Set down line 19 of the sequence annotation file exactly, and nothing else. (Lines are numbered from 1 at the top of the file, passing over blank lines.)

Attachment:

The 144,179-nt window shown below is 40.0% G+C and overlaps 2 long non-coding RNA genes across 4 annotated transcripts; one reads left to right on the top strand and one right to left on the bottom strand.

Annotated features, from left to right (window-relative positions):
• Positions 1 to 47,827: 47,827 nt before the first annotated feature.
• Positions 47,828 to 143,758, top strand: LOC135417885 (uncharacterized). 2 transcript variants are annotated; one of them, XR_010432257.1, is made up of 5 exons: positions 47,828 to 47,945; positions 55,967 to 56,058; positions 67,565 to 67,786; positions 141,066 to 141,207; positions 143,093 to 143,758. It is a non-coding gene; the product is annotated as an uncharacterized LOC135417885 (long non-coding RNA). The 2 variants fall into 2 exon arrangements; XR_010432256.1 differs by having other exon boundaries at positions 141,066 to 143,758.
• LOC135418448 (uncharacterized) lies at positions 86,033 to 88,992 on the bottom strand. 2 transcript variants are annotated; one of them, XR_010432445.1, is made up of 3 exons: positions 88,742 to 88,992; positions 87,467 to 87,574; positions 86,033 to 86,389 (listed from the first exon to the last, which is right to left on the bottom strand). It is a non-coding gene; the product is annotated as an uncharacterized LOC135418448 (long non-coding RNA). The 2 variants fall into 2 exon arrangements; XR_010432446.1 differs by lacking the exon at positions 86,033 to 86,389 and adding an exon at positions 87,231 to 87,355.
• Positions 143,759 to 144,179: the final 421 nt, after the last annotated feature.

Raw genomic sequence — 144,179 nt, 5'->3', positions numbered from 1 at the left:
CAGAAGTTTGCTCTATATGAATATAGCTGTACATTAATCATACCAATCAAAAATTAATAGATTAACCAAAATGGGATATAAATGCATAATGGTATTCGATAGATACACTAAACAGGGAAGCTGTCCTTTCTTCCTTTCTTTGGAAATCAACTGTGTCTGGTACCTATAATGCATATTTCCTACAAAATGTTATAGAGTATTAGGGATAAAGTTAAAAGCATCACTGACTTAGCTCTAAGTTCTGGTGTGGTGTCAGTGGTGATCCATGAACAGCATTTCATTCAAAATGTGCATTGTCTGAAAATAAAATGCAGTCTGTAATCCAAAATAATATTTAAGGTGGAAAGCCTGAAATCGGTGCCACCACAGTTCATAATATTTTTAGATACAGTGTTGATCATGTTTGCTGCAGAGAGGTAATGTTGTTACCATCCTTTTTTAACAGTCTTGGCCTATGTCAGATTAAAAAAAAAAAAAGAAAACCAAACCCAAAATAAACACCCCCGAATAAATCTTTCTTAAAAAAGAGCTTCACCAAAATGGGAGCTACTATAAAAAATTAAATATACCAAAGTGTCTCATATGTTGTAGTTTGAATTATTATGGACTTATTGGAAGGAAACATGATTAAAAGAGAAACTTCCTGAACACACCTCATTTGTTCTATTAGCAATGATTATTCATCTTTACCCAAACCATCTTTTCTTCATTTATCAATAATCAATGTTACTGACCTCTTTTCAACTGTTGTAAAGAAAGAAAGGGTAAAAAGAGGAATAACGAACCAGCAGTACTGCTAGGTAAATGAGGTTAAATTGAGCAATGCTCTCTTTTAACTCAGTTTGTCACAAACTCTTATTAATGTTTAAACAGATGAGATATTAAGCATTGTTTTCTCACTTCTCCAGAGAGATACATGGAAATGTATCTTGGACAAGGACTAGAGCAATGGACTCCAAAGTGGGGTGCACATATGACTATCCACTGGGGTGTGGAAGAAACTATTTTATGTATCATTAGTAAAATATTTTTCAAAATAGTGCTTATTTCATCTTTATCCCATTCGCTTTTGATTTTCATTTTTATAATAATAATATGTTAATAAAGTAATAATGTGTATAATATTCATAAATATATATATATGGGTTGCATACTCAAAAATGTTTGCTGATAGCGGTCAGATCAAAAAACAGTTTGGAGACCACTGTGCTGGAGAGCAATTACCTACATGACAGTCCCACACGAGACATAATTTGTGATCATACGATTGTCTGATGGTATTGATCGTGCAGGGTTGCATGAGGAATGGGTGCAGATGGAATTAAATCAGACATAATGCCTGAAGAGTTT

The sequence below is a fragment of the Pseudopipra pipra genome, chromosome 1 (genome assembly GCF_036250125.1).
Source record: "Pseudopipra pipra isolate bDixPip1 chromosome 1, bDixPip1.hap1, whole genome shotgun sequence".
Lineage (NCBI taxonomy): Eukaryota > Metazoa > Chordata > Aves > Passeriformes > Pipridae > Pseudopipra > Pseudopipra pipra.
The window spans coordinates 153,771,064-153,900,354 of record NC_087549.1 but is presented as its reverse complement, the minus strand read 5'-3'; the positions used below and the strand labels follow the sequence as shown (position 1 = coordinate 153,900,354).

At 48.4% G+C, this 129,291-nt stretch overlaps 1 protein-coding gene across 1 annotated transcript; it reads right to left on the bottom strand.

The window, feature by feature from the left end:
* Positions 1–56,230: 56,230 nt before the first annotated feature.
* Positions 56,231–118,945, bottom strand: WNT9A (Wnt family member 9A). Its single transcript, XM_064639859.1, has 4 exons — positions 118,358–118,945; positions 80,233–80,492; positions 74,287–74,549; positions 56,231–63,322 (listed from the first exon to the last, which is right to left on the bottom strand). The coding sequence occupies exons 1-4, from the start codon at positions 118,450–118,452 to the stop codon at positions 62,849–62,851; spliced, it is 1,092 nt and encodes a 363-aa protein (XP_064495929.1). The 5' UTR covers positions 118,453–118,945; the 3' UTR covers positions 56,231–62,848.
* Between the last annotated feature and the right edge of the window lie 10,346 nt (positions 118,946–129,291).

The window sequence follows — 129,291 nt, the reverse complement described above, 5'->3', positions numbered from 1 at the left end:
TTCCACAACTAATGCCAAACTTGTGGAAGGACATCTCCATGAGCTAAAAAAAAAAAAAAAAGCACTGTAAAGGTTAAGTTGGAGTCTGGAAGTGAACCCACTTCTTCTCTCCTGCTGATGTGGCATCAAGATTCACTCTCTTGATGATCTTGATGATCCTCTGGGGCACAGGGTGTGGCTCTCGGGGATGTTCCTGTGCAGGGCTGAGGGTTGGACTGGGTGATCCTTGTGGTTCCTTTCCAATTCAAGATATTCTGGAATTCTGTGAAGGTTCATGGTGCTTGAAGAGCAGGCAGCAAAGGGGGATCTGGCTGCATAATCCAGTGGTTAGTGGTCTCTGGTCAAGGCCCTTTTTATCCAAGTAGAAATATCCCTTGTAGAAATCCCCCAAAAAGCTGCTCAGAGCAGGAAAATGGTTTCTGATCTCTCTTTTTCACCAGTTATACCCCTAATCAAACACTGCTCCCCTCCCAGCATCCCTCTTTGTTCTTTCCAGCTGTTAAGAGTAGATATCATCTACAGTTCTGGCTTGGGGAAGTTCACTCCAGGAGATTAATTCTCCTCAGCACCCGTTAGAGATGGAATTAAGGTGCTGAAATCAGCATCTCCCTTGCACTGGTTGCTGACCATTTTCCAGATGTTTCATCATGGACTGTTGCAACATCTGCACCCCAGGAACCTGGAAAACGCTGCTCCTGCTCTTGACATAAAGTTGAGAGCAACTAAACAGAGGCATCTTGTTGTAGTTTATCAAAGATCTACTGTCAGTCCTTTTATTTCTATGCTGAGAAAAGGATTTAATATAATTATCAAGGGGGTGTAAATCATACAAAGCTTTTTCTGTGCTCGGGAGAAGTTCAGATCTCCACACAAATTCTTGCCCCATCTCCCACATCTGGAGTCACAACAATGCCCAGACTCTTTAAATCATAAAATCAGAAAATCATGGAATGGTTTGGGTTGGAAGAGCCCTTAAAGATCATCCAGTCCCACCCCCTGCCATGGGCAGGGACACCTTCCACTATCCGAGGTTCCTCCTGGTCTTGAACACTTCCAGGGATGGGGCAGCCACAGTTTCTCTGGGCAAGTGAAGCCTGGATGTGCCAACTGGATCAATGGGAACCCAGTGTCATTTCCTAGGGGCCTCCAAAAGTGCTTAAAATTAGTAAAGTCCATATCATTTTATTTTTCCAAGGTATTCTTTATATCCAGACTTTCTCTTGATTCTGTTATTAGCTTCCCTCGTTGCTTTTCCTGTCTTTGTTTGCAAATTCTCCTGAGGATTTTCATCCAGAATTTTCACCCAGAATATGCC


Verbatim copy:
TTCCACAACTAATGCCAAACTTGTGGAAGGACATCTCCATGAGCTAAAAAAAAAAAAAAAAGCACTGTAAAGGTTAAGTTGGAGTCTGGAAGTGAACCCACTTCTTCTCTCCTGCTGATGTGGCATCAAGATTCACTCTCTTGATGATCTTGATGATCCTCTGGGGCACAGGGTGTGGCTCTCGGGGATGTTCCTGTGCAGGGCTGAGGGTTGGACTGGGTGATCCTTGTGGTTCCTTTCCAATTCAAGATATTCTGGAATTCTGTGAAGGTTCATGGTGCTTGAAGAGCAGGCAGCAAAGGGGGATCTGGCTGCATAATCCAGTGGTTAGTGGTCTCTGGTCAAGGCCCTTTTTATCCAAGTAGAAATATCCCTTGTAGAAATCCCCCAAAAAGCTGCTCAGAGCAGGAAAATGGTTTCTGATCTCTCTTTTTCACCAGTTATACCCCTAATCAAACACTGCTCCCCTCCCAGCATCCCTCTTTGTTCTTTCCAGCTGTTAAGAGTAGATATCATCTACAGTTCTGGCTTGGGGAAGTTCACTCCAGGAGATTAATTCTCCTCAGCACCCGTTAGAGATGGAATTAAGGTGCTGAAATCAGCATCTCCCTTGCACTGGTTGCTGACCATTTTCCAGATGTTTCATCATGGACTGTTGCAACATCTGCACCCCAGGAACCTGGAAAACGCTGCTCCTGCTCTTGACATAAAGTTGAGAGCAACTAAACAGAGGCATCTTGTTGTAGTTTATCAAAGATCTACTGTCAGTCCTTTTATTTCTATGCTGAGAAAAGGATTTAATATAATTATCAAGGGGGTGTAAATCATACAAAGCTTTTTCTGTGCTCGGGAGAAGTTCAGATCTCCACACAAATTCTTGCCCCATCTCCCACATCTGGAGTCACAACAATGCCCAGACTCTTTAAATCATAAAATCAGAAAATCATGGAATGGTTTGGGTTGGAAGAGCCCTTAAAGATCATCCAGTCCCACCCCCTGCCATGGGCAGGGACACCTTCCACTATCCGAGGTTCCTCCTGGTCTTGAACACTTCCAGGGATGGGGCAGCCACAGTTTCTCTGGGCAAGTGAAGCCTGGATGTGCCAACTGGATCAATGGGAACCCAGTGTCATTTCCTAGGGGCCTCCAAAAGTGCTTAAAATTAGTAAAGTCCATATCATTTTATTTTTCCAAGGTATTCTTTATATCCAGACTTTCTCTTGATTCTGTTATTAGCTTCCCTCGTTGCTTTTCCTGTCTTTGTTTGCAAATTCTCCTGAGGATTTTCATCCAGAATTTTCACCCAGAATATGCC